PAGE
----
Chinese garlic exporters may soon be battling to give their product away to international markets, as China’s garlic sector looks set to collapse under a glut of stored and new-season product.
Shippers are currently struggling to sell stored product at farm-gate prices of CNY9-10 per kg, and anticipate the cost will plummet to CNY0.2 per kg in July-August as more new-season volumes come on line.
As many as 150,000 to 200,000 tonnes of last year’s crop remain, as yet un-sold, in coldstores, exporters estimate. Meanwhile, new-season volumes are starting to build up since Chinese farmers began harvesting earlier than usual to save on labour costs by doing the job themselves, shippers report.
“A significant feature of this garlic season is that the period for simultaneous export of old garlic and new garlic is longer than normal years”, exporter Ding Jian of Goodfarmer told Fruitnet.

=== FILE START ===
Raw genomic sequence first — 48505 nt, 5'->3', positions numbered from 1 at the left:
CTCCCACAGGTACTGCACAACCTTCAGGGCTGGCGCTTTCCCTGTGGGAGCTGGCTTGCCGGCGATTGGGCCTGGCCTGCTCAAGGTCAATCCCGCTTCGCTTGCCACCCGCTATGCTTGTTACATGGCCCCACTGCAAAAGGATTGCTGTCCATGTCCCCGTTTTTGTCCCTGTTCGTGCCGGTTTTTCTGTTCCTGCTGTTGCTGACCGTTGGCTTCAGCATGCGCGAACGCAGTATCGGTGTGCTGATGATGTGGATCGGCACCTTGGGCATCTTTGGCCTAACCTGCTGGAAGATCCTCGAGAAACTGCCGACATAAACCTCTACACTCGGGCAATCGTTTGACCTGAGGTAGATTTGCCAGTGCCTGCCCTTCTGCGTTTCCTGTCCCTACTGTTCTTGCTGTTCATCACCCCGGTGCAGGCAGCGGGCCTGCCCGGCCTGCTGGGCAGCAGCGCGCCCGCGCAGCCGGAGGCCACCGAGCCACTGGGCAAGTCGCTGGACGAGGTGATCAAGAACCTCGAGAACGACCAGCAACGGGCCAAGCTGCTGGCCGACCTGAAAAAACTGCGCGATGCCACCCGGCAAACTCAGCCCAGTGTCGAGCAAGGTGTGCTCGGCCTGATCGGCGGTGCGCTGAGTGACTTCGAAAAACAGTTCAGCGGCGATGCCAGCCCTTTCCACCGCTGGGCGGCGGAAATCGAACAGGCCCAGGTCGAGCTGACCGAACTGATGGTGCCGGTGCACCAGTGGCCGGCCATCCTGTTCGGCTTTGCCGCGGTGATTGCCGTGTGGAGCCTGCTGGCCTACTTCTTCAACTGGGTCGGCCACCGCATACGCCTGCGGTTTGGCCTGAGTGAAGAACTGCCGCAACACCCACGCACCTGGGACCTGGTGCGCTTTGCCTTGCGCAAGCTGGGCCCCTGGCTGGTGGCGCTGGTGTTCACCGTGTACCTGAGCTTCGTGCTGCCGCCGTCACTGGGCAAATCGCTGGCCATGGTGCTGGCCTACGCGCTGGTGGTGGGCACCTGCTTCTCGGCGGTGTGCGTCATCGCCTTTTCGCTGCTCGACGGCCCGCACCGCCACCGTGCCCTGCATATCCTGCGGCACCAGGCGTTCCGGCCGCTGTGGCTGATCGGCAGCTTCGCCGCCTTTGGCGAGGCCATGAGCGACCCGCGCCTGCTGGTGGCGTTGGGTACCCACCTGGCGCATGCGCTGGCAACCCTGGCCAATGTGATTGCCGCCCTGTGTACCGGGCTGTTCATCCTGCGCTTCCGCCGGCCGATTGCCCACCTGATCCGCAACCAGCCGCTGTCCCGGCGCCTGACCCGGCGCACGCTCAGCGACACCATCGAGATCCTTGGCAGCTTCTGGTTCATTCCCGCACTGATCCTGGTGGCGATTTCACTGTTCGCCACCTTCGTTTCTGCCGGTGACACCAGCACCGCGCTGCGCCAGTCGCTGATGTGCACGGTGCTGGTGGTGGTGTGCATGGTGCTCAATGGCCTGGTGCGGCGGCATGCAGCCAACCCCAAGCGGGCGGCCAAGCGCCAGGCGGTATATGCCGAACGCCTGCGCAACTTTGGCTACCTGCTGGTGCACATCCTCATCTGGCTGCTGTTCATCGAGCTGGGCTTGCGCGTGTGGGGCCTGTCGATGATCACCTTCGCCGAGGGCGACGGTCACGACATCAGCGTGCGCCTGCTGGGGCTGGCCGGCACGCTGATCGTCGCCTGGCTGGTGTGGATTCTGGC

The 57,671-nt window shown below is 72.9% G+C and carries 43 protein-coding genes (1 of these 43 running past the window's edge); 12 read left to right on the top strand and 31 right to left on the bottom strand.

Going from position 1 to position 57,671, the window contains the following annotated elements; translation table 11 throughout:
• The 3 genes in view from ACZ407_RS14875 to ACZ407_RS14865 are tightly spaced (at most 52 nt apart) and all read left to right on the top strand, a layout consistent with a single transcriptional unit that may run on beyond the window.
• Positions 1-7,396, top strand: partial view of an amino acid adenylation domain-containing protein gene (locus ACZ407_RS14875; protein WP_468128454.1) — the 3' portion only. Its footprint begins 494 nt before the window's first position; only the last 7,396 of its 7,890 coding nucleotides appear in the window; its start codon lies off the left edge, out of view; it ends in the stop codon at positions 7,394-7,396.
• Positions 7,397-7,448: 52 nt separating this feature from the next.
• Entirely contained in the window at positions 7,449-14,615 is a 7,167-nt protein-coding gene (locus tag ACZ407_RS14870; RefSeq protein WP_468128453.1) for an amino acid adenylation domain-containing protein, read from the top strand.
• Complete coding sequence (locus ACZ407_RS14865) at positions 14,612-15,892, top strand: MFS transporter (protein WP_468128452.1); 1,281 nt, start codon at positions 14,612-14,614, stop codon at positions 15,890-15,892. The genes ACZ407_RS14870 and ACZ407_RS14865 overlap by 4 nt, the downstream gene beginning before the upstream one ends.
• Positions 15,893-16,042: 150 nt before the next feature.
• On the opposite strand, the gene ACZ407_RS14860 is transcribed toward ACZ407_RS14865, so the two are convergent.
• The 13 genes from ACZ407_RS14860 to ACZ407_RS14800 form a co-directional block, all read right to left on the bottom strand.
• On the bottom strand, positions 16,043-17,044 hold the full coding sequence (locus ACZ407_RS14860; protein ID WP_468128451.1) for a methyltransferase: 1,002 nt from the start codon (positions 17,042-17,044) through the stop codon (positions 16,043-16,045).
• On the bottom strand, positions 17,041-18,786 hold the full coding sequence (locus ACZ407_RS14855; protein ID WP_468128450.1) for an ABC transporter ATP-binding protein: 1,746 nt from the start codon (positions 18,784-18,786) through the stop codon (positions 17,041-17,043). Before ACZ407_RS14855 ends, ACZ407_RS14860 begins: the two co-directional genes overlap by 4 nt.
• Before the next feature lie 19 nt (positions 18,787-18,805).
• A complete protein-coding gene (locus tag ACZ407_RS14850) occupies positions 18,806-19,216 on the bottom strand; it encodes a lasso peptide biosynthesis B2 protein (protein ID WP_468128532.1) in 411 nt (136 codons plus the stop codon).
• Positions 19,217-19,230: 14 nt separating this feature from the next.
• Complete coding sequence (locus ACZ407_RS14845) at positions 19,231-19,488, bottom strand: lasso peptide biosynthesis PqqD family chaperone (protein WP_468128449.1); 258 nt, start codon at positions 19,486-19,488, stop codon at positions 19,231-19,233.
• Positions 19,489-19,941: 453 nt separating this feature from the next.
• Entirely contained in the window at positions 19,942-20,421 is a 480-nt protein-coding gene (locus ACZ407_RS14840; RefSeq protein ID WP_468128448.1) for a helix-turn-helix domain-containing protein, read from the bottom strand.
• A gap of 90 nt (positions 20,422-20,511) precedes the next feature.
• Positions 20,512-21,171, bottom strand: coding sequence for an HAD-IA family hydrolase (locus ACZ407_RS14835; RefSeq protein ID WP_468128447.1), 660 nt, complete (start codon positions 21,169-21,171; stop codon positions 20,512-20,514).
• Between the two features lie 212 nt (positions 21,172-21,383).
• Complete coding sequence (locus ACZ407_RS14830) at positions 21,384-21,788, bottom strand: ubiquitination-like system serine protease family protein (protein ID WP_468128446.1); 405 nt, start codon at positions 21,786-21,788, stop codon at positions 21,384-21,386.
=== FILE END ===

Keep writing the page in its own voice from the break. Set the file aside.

The build-up of stored product is being blamed on stricter export quality control and heightened inspections by the State Bureau of Import and Export Commodities, as well as a clamp down on Chinese garlic imports by Indonesia – which traditionally absorbed around 25 per cent of China’s garlic exports.
“Since April, the Indonesian government has implemented more rules governing Chinese root produce imports, and this has made it difficult to export there,” Mr Ding explained.
New-season bulb sizes are understood to be smaller than usual due to cooler spring weather, which slowed growth-rates, and the premature start to the picking season.
Farmers’ reluctance to invest in their garlic fields this spring, due to the falling price of stored product, is also believed to have impacted bulb size.